Avoiding “add jar” to load custom SerDe when using Excel or Beeswax on Hortonworks Hadoop

Intro – analysing tweets with Hive

Following various tutorial examples online (e.g. Hortonworks – How To Refine and Visualize Sentiment Data and Microsoft – Analyze Twitter data using Hive in HDInsight) it is possible to expose semi structured Twitter feed data in tabular format via Hadoop and Hive.  Once the data is available in Hive it is possible to visualise this via Excel and the Power BI toolset.

Even after getting this data from Twitter’s stream API or a small sample from Twitter’s API testing development console, a custom SerDe is required for Hive to be able to read an external table based on JSON files.  This SerDe takes the form of a Jar file which must be made available whenever the hive query is executed.  Usually via this command:

add jar json-serde-1.3-jar-with-dependencies.jar;

select * from vw_tweets […]

PS – The jar in question in Roberto Congiu’s JSON SerDe (binaries available here, and CDH5 version appears to be compatible with Hortonworks).

The Problem?

In the case of client tools such as Hive and Beeswax, it’s necessary to execute the “add jar” command before querying any tables based on the custom SerDe, otherwise, errors such as this occur:

hive> select * from vw_tweets_hashtagsPerDay limit 2;

FAILED: RuntimeException MetaException(message:java.lang.ClassNotFoundException Class org.openx.data.jsonserde.JsonSerDe not found)

Similarly, errors such as this occur when using the Hortonworks Hive ODBC driver in Excel 2013 with Powerquery, and it is not otherwise possible to manually load the JAR in the Excel ODBC connection query:

DataSource.Error: ODBC: ERROR [HY000] [Hortonworks][HiveODBC] (35) Error from Hive: error code: ‘40000’ error message: ‘Error while compiling statement: FAILED: RuntimeException MetaException(message:java.lang.ClassNotFoundException Class org.openx.data.jsonserde.JsonSerDe not found)’.
Message=ERROR [HY000] [Hortonworks][HiveODBC] (35) Error from Hive: error code: ‘40000’ error message: ‘Error while compiling statement: FAILED: RuntimeException MetaException(message:java.lang.ClassNotFoundException Class org.openx.data.jsonserde.JsonSerDe not found)’.

The solution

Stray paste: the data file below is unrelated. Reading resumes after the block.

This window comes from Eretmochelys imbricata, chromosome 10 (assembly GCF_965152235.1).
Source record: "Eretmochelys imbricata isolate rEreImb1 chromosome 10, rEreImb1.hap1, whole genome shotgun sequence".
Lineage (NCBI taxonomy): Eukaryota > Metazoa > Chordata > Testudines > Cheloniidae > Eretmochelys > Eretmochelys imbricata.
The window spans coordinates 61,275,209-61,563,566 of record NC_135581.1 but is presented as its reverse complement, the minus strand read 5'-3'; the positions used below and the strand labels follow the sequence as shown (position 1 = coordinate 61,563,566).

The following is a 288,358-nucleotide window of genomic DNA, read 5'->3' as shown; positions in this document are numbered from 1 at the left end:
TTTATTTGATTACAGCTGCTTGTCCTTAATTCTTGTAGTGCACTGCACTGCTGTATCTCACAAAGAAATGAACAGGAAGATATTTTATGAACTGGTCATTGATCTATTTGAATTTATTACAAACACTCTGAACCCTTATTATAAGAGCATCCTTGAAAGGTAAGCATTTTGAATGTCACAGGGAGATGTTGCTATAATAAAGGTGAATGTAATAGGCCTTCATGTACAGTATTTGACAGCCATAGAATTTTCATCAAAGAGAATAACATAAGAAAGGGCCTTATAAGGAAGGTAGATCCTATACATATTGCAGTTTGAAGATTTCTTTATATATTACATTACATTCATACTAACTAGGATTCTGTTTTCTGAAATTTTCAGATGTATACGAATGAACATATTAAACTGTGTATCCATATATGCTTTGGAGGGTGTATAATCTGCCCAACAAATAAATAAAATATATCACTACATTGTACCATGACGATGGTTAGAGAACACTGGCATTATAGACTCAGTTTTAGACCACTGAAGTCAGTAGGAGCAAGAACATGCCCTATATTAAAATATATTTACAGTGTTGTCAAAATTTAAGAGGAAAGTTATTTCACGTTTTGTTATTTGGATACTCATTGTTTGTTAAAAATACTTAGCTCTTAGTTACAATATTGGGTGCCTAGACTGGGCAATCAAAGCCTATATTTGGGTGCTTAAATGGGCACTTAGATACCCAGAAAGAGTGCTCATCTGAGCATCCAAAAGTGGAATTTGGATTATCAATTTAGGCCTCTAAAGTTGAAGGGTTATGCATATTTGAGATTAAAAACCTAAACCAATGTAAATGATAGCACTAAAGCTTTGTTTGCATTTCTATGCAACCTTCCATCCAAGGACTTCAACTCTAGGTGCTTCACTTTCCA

It is possible to fix the above issues by loading the SerDe JAR file to a location on the local filesystem of the Hadoop node running the Hiveserver2, e.g.:


Two config changes must then be made to the cluster:

  1. Add this line to the end of hive-env.sh:
    export HIVE_AUX_JARS_PATH=${HIVE_AUX_JARS_PATH}:/home/hive/json-serde-1.3-jar-with-dependencies.jar


  2. Add this config to the custom hive-site.xml file:

    hive.aux.jars.path = file:///home/hive/json-serde-1.3-jar-with-dependencies.jar

  3. Restart Hive components.

Finally – confirm ODBC is working by querying your Hive table / view in Excel or Beeswax!  It should work without first running the “add jar” command, because the custom SerDe responsible for reading the JSON files is now loaded automatically when a session is opened.

Problem starting HBASE master on Hadoop with Cloudera

After formatting the Hadoop HDFS Namenode and trying to restart the Hadoop cluster in Cloudera I encountered thisfatal error on the HBASE master, preventing HBASE from starting at all:

Unhandled exception. Starting shutdown.
org.apache.hadoop.hbase.TableExistsException: hbase:namespace
at org.apache.hadoop.hbase.master.handler.CreateTableHandler.prepare(CreateTableHandler.java:133)
at org.apache.hadoop.hbase.master.TableNamespaceManager.createNamespaceTable(TableNamespaceManager.java:232)
at org.apache.hadoop.hbase.master.TableNamespaceManager.start(TableNamespaceManager.java:86)
at org.apache.hadoop.hbase.master.HMaster.initNamespace(HMaster.java:1069)
at org.apache.hadoop.hbase.master.HMaster.finishInitialization(HMaster.java:942)
at org.apache.hadoop.hbase.master.HMaster.run(HMaster.java:613)
at java.lang.Thread.run(Thread.java:745)

After unsuccessfully trying to fix this error by removing the /hbase directory on HDFS, I stumbled across the solution to clear the /hbase directory via a the Zookeeper service client:

azureuser@master:/$ zookeeper-client
Connecting to localhost:2181
2015-01-24 02:17:31,535 [myid:] – INFO  [main:Environment@100] – Client environment:zookeeper.version=3.4.5-cdh5.3.0–1, built on 12/17/2014 02:46 GMT
2015-01-24 02:17:31,540 [myid:] – INFO  [main:Environment@100] – Client environment:host.name=master.hadoopnet
2015-01-24 02:17:31,737 [myid:] – INFO  [main-SendThread(localhost:2181):ClientCnxn$SendThread@1235] – Session establishment complete on server localhost/, sessionid = 0x14b19b8aa4f000b, negotiated timeout = 30000
[zk: localhost:2181(CONNECTED) 0]

WatchedEvent state:SyncConnected type:None path:null

[zk: localhost:2181(CONNECTED) 1] rmr /hbase
[zk: localhost:2181(CONNECTED) 2] quit
2015-01-24 02:17:56,579 [myid:] – INFO  [main:ZooKeeper@684] – Session: 0x14b19b8aa4f000b closed
2015-01-24 02:17:56,579 [myid:] – INFO  [main-EventThread:ClientCnxn$EventThread@512] – EventThread shut down

Which fixed the issue! Restarting HBASE via Cloudera now succeeds without the above error.

Seems like Zookeeper has a filesystem-like concept called znodes: http://blog.cloudera.com/blog/2013/10/what-are-hbase-znodes/ which is not to be confused with HDFS in a Hadoop cluster.